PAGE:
# Meaning of time derivative of an operator

Today when my professor was deriving this equation: $$\frac{\mathrm d\langle A\rangle}{\mathrm dt}=\frac{i}{\hbar}\langle\left[H,\,A\right]\rangle+\left\langle\frac{\partial A}{\partial t}\right\rangle,$$ he treated the corresponding operator of the observable $$A$$ as if it was a function and took its time derivative and it shows up in the last term of the equation as can be seen.

What I don't get is what does it mean to take the time derivative of an operator? If the operator is a multiplicative function, then I can understand it, but suppose the operator was $$\mathrm d/\mathrm dx$$, what does it mean to take the time derivative of a $$\mathrm d/\mathrm dx$$ operator?

• It's just how you'd expect by ordinary calculus. The time derivative of $d/dx$ is just zero, but the time derivative of $t \, d/dx$ is $d/dx$. Commented Jan 29, 2019 at 12:55
• If you want, you can think of operators as matrices, in which case the time derivative is taken by taking the time derivative of the elements of the matrix. Commented Jan 29, 2019 at 12:55
• Related: physics.stackexchange.com/q/9122/2451 and links therein. Commented Jan 29, 2019 at 13:04

One comment pointed out that the derivative $$\frac{\partial}{\partial t} \frac{d}{dx} = 0$$. In a certain sense however $$\frac{d}{dt} \frac{d}{dx} \neq 0$$. I will try to explain this further.

Let's think first about kinematics. Then we have a Hilbert space $$\mathscr{H}$$ and some operator $$A$$ on it. For example the Hilbert space could be the space of square-integrable functions and $$A$$ the derivative, $$\mathscr{H} = L^2(\mathbb{R})$$ and $$A = \frac{d}{dx}$$.

If we want to study time evolution, we have to prescribe an one-parameter group of unitaries, $$U_t$$. We may now ask for the orbits of operators under this group of unitaries, that is, we might be interested in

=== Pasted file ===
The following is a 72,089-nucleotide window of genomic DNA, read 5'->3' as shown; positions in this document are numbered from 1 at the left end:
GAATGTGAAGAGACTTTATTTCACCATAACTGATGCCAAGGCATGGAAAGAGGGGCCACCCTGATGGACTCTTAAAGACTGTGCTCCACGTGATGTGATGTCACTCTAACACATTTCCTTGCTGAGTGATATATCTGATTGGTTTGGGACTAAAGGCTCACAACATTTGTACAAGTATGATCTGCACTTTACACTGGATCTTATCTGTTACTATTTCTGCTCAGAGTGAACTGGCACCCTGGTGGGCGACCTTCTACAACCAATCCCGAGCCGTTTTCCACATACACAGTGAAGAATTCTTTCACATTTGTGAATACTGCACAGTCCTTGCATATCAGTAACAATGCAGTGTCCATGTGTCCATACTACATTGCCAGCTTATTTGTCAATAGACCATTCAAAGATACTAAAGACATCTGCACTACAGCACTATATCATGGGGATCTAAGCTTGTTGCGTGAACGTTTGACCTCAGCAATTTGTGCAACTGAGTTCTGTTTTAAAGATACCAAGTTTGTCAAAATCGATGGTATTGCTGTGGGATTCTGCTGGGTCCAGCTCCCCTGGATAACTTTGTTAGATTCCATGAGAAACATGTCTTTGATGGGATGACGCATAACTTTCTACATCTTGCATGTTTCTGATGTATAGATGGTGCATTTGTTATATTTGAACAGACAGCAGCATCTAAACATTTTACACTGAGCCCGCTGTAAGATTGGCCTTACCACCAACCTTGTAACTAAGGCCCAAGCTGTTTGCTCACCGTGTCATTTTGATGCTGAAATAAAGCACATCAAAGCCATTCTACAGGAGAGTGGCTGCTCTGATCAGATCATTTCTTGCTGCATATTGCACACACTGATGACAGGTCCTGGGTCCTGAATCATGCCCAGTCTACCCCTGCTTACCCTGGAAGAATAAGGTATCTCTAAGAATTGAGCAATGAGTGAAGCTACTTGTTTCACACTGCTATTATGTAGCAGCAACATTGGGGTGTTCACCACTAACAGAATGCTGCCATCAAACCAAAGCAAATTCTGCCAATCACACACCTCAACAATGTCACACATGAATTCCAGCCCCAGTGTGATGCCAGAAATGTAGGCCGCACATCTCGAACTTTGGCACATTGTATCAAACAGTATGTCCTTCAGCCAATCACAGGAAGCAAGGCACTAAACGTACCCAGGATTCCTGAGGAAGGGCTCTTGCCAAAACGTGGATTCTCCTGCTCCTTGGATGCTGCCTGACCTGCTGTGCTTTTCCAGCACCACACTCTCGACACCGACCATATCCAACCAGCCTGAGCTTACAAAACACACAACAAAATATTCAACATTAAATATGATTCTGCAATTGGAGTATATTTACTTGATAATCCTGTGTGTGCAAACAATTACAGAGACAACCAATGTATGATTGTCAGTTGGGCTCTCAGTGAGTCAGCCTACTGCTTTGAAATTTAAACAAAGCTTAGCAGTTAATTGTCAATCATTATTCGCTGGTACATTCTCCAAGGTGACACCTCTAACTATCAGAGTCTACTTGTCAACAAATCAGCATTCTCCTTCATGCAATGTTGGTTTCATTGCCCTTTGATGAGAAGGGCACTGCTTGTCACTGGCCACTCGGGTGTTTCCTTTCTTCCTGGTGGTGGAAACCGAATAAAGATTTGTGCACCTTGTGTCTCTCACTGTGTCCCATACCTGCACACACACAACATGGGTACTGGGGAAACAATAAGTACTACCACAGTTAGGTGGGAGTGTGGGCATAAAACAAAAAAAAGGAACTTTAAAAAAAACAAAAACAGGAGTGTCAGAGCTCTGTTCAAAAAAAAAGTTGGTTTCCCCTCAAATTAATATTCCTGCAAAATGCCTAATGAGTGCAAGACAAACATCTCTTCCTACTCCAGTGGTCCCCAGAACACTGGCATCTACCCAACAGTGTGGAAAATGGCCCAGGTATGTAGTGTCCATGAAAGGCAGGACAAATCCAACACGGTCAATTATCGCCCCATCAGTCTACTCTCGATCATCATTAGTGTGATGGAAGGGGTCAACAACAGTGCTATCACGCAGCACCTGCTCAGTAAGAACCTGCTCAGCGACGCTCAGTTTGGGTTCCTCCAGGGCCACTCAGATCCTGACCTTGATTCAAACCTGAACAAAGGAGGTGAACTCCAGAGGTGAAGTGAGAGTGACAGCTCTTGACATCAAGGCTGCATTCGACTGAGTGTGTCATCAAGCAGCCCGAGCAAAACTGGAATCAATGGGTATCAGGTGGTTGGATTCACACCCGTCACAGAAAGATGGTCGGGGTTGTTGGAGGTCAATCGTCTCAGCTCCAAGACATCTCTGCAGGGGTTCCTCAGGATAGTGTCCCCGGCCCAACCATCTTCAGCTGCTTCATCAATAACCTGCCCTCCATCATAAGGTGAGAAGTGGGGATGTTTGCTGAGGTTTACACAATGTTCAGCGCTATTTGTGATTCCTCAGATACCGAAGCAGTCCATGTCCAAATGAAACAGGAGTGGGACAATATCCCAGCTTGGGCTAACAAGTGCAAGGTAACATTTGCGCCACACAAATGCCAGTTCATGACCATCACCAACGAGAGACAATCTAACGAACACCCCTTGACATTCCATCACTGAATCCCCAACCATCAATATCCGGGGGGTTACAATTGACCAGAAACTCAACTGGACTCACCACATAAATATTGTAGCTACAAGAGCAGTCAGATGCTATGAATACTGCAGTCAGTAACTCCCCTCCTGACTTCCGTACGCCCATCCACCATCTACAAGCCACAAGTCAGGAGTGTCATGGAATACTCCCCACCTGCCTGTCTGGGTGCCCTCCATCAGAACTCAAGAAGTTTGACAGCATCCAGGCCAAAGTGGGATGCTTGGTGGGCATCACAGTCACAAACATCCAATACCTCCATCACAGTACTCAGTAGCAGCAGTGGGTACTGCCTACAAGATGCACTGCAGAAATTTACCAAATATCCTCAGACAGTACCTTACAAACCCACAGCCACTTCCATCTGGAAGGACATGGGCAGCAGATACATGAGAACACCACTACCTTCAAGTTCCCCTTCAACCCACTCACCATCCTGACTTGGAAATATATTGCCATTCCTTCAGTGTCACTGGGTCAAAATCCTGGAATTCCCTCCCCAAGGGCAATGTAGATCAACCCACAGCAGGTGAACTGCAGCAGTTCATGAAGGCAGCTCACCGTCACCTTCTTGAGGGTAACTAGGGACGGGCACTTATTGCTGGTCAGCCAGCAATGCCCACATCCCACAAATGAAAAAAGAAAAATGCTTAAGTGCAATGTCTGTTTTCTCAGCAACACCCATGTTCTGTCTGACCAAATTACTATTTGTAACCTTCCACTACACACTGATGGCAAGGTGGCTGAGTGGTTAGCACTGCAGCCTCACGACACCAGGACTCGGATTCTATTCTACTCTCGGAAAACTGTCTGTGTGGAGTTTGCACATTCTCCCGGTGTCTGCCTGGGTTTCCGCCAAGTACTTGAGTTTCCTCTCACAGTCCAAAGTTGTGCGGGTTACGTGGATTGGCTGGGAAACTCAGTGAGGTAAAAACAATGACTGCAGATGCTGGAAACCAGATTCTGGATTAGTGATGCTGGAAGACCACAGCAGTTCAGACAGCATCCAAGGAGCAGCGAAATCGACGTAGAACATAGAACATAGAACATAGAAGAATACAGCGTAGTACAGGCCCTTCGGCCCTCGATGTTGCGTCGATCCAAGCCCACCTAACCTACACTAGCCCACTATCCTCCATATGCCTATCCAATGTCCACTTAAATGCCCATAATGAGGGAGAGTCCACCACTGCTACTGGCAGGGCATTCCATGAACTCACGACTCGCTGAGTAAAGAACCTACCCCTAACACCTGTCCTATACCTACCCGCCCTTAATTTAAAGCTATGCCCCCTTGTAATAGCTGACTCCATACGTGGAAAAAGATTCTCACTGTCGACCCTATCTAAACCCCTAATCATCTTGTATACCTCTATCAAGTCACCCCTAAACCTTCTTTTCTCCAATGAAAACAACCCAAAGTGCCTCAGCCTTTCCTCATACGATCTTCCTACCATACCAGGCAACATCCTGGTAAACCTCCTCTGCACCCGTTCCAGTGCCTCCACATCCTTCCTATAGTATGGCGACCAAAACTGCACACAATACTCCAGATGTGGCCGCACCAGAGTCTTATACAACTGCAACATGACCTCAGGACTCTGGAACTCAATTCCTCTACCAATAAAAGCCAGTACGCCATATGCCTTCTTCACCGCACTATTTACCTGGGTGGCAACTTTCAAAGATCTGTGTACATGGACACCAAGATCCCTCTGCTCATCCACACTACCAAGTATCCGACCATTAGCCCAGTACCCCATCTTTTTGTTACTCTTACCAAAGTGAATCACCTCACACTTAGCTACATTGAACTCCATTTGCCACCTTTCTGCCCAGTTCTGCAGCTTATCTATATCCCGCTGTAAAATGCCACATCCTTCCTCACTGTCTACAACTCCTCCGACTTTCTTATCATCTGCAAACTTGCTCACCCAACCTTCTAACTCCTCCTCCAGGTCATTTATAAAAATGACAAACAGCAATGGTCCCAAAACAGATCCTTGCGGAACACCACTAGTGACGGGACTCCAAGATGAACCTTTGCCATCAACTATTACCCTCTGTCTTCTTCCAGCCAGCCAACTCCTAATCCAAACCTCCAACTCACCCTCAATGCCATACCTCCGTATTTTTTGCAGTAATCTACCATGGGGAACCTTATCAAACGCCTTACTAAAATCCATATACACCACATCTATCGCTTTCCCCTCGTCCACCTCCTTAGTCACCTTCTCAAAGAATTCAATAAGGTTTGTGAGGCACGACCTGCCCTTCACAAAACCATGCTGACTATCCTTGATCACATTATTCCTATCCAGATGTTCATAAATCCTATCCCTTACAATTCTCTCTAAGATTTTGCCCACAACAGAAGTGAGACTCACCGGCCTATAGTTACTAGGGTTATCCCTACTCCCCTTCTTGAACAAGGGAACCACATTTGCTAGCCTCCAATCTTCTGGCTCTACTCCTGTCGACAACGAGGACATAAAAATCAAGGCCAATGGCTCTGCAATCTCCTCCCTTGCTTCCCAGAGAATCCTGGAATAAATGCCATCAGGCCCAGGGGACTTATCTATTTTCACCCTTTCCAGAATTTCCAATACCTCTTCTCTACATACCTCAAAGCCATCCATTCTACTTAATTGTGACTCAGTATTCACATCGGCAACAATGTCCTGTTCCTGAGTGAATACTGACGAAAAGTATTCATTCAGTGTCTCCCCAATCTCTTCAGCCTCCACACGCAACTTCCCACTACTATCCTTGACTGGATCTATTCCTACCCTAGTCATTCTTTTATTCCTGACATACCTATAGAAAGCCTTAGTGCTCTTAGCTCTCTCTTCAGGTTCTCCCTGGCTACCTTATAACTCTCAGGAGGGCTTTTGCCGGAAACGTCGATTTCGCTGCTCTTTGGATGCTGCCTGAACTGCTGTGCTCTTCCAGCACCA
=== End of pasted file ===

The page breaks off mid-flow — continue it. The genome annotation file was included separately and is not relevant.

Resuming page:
$$A(t) := U_t^{-1} A U_t \ .$$

We might additionally study observables which we let parametrically depend on $$t$$; for example we may multiply an operator with a function $$f(t)$$. I will ignore this in the following, but it is not hard to take into account. Take a time evolution operator

$$U_t = \exp(- i H t) \ .$$

Then we may compute the time derivative of $$A(t)$$:

$$\frac{d A(t)}{dt} = \frac{d }{dt} \left(e^{ i t H} A e^{-i t H}\right) = (i H) e^{ i t H} A e^{-i t H} + e^{ i t H} A e^{-i t H} ( - i H) = i [H,A(t)] \ .$$

Let's consider the case of $$A = \frac{d}{dx}$$ in more detail, and let's choose

$$H = - \frac{1}{2} \frac{d^2}{d x^2} + \frac{1}{2} x^2 \ ,$$

which is of course the harmonic oscillator. Now we want to see what

$$A(t) = \left(\frac{d}{dx}\right)(t)$$

is. Note that this is no longer the derivative! The connection it has to the derivative is that

$$\left(\frac{d}{dx}\right)(0) = \frac{d}{dx} \ .$$

The equation of motion for $$A$$ is

$$\frac{d A(t)}{dt} = i [ H(t), A(t)] = \frac{i}{2} \left[ x(t)^2, \left(\frac{d}{dx}\right)(t) \right] \ .$$

Here i used that $$H(t) = H$$. In this formula we may now use that for two operators $$B(t),C(t)$$ that are obtained from operators $$B,C$$ by conjugating with an unitary $$U_t$$, it holds that

$$[B(t),C(t)] = ([B,C])(t) \ .$$

Hence

$$\left[ x(t)^2, \left(\frac{d}{dx}\right)(t) \right] = \left(\left[ x^2, \frac{d}{dx}\right] \right)(t) = 2 x(t) \ .$$

Playing the same game with $$x(t)$$, we get the set of coupled equations

$$\frac{d \left(\frac{d}{dx}\right)\!(t)}{d t} = i x(t) \ , \\ \frac{d x(t)}{dt} = i \left(\frac{d}{dx}\right)\!(t) \ .$$

which may be easily solved to give

$$\left(\frac{d}{dx}\right)\!(t) = \cos(t) \frac{d}{dx} + i \sin(t) x \, \\ x(t) = \cos(t) x + i \sin(t) \frac{d}{dx} \ .$$

• Why is (d/dx)(0)=d/dx and not (d/dx)(1)=d/dx? Commented Feb 1, 2019 at 16:27
• I don't get the question... Are you saying it should be the case or that some equation says that? Commented Feb 1, 2019 at 17:48
• I feel like it should be the case Commented Feb 5, 2019 at 13:11
• In the way i defined it (as is usual), the relation between an operator $A$ and its time-translate $A(t)$ is $A(t) = U_t^* A U_t$, so that $A(0) = U_0^* A U_0$. You may furthermore check that $U_0$ is the identity. Commented Feb 6, 2019 at 14:50

Actually if you look carefully one is (mostly) taking derivatives of average values of an observable. These average values are certainly real functions so it makes sense to “keep track of the average $$\langle A\rangle$$ as a function of time” and then take the derivative of this function.

As to $$\langle \partial A/\partial t\rangle$$, it is possible to have an operator that is explicitly time dependent. This may occur for instance when a potential changes explicitly with time. In this case, it makes sense to think of the derivative of this operator, and then take the average value of this derivative.